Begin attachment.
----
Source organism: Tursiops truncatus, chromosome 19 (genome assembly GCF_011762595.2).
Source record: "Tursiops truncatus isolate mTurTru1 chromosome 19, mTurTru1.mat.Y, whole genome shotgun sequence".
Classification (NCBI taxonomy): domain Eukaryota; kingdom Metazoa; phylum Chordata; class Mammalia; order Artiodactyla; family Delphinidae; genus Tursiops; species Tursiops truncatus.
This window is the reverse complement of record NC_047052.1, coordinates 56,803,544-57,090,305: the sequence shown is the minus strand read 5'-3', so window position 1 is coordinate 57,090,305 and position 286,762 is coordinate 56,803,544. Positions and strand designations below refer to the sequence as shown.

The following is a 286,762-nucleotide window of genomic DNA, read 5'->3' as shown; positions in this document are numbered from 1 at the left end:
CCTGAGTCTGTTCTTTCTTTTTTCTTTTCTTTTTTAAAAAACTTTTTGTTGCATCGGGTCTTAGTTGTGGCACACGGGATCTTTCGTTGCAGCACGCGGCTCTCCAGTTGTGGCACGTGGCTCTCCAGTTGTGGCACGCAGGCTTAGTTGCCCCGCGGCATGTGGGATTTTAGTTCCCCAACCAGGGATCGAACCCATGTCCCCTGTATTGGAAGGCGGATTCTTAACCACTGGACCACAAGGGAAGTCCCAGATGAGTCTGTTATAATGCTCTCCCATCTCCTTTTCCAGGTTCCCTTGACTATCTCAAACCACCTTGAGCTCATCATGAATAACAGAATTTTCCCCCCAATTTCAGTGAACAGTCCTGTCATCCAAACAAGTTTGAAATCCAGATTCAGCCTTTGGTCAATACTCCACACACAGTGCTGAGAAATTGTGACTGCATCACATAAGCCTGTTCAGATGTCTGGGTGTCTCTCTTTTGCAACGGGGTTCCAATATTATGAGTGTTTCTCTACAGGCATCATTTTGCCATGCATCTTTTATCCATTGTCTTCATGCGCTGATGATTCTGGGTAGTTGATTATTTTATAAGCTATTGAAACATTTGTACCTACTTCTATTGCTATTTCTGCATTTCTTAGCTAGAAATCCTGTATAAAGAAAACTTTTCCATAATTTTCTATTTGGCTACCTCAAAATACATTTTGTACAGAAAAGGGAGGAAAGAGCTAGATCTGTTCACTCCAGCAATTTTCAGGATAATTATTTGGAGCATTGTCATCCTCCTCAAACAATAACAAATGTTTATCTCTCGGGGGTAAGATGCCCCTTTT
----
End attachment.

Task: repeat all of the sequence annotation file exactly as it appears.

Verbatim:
Source organism: Tursiops truncatus, chromosome 19 (genome assembly GCF_011762595.2).
Source record: "Tursiops truncatus isolate mTurTru1 chromosome 19, mTurTru1.mat.Y, whole genome shotgun sequence".
Classification (NCBI taxonomy): domain Eukaryota; kingdom Metazoa; phylum Chordata; class Mammalia; order Artiodactyla; family Delphinidae; genus Tursiops; species Tursiops truncatus.
This window is the reverse complement of record NC_047052.1, coordinates 56,803,544-57,090,305: the sequence shown is the minus strand read 5'-3', so window position 1 is coordinate 57,090,305 and position 286,762 is coordinate 56,803,544. Positions and strand designations below refer to the sequence as shown.

The following is a 286,762-nucleotide window of genomic DNA, read 5'->3' as shown; positions in this document are numbered from 1 at the left end:
CCTGAGTCTGTTCTTTCTTTTTTCTTTTCTTTTTTAAAAAACTTTTTGTTGCATCGGGTCTTAGTTGTGGCACACGGGATCTTTCGTTGCAGCACGCGGCTCTCCAGTTGTGGCACGTGGCTCTCCAGTTGTGGCACGCAGGCTTAGTTGCCCCGCGGCATGTGGGATTTTAGTTCCCCAACCAGGGATCGAACCCATGTCCCCTGTATTGGAAGGCGGATTCTTAACCACTGGACCACAAGGGAAGTCCCAGATGAGTCTGTTATAATGCTCTCCCATCTCCTTTTCCAGGTTCCCTTGACTATCTCAAACCACCTTGAGCTCATCATGAATAACAGAATTTTCCCCCCAATTTCAGTGAACAGTCCTGTCATCCAAACAAGTTTGAAATCCAGATTCAGCCTTTGGTCAATACTCCACACACAGTGCTGAGAAATTGTGACTGCATCACATAAGCCTGTTCAGATGTCTGGGTGTCTCTCTTTTGCAACGGGGTTCCAATATTATGAGTGTTTCTCTACAGGCATCATTTTGCCATGCATCTTTTATCCATTGTCTTCATGCGCTGATGATTCTGGGTAGTTGATTATTTTATAAGCTATTGAAACATTTGTACCTACTTCTATTGCTATTTCTGCATTTCTTAGCTAGAAATCCTGTATAAAGAAAACTTTTCCATAATTTTCTATTTGGCTACCTCAAAATACATTTTGTACAGAAAAGGGAGGAAAGAGCTAGATCTGTTCACTCCAGCAATTTTCAGGATAATTATTTGGAGCATTGTCATCCTCCTCAAACAATAACAAATGTTTATCTCTCGGGGGTAAGATGCCCCTTTT